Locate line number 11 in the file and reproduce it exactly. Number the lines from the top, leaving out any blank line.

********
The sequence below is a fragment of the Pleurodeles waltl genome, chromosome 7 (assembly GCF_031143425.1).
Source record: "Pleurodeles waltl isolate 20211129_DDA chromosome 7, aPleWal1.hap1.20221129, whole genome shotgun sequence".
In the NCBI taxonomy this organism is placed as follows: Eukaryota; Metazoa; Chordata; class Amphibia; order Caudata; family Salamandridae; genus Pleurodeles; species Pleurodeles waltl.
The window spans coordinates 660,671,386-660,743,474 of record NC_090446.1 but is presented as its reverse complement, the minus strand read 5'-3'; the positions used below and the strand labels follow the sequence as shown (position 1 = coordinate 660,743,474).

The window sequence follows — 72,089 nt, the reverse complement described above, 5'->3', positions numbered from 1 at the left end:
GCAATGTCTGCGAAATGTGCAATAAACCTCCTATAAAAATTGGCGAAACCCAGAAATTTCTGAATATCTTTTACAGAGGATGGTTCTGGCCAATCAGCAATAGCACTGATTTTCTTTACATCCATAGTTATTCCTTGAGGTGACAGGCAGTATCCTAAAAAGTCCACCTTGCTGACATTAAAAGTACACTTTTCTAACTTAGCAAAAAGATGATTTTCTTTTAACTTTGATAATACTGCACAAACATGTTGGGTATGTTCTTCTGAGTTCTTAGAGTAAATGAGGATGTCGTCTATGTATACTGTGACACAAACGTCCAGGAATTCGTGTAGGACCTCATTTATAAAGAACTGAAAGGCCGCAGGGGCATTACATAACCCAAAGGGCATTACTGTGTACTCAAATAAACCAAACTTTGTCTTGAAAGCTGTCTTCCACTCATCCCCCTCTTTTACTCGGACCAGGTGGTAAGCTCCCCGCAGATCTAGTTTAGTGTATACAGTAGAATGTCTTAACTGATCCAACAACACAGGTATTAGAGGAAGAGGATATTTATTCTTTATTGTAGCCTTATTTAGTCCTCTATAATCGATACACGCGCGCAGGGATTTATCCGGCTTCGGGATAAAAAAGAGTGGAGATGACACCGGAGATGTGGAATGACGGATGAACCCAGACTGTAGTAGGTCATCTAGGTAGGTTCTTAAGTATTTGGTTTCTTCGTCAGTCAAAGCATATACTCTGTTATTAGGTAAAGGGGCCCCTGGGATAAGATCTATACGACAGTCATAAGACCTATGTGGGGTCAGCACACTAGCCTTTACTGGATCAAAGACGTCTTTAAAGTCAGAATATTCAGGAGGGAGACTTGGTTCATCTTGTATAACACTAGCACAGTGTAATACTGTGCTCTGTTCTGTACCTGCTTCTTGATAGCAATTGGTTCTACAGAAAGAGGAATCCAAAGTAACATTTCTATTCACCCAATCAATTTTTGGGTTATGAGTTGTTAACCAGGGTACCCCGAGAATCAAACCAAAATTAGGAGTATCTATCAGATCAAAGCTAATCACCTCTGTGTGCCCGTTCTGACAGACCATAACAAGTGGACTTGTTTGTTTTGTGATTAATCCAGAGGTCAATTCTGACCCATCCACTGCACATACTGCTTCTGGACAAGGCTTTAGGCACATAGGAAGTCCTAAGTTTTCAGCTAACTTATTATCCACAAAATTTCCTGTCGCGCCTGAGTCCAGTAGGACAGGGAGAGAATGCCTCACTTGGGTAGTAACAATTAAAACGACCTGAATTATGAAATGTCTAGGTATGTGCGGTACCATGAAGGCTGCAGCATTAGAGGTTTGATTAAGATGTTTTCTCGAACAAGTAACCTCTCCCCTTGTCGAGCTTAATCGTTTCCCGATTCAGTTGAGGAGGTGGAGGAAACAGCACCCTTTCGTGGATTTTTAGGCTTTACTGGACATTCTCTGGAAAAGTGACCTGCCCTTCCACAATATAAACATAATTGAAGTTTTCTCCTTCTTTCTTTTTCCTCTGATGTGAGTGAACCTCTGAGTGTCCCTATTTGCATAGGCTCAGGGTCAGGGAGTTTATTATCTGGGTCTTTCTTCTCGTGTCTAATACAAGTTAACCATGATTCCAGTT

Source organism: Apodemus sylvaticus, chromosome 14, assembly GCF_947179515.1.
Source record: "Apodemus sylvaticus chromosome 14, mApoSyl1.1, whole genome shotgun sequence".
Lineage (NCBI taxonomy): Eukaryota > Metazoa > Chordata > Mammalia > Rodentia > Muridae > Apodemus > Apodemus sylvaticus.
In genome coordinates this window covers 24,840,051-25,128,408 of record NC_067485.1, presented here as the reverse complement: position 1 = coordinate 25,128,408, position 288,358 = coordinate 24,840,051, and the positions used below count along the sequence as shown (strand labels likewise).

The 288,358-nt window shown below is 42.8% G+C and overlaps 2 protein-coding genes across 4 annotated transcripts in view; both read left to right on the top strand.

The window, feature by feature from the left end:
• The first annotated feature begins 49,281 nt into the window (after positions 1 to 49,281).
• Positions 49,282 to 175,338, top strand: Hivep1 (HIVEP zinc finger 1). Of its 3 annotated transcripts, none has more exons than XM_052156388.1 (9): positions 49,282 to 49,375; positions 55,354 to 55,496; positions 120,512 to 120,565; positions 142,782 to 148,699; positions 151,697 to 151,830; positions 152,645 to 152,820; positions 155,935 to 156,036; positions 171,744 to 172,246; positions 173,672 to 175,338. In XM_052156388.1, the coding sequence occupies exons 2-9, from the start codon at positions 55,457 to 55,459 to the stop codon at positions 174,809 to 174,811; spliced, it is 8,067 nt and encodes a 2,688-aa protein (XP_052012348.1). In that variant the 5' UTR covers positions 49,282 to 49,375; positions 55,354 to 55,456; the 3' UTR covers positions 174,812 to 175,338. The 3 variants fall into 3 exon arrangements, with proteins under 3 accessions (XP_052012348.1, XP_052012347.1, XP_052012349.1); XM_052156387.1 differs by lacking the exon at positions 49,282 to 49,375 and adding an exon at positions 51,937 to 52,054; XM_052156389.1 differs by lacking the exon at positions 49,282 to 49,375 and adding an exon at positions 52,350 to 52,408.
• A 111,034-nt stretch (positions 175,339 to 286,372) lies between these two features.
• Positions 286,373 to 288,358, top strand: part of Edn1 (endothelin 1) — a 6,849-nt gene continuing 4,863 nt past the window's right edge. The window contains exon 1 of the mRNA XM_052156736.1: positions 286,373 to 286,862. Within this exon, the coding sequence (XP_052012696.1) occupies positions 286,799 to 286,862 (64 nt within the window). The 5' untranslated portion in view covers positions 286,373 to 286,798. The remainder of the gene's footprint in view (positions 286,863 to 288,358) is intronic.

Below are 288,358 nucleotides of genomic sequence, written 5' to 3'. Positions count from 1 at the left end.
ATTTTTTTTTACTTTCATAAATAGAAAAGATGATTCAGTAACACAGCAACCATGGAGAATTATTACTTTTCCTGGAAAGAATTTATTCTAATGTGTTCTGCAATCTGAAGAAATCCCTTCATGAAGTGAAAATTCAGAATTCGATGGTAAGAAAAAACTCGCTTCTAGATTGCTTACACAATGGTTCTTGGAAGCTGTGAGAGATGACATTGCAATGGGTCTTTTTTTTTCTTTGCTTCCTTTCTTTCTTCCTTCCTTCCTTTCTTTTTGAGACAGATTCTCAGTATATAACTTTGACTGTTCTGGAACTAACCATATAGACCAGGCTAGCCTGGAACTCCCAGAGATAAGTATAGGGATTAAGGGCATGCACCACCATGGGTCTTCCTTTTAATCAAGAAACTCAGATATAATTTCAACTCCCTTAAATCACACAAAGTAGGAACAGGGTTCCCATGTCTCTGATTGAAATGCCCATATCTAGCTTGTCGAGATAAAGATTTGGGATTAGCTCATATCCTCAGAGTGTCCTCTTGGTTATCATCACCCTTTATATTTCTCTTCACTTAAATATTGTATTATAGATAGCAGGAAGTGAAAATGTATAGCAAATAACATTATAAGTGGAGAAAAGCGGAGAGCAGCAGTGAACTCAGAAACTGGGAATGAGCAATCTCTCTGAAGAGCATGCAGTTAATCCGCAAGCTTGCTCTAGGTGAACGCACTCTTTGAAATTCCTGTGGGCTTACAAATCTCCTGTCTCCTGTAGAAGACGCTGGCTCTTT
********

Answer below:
The 288,358-nt window shown below is 42.8% G+C and overlaps 2 protein-coding genes across 4 annotated transcripts in view; both read left to right on the top strand.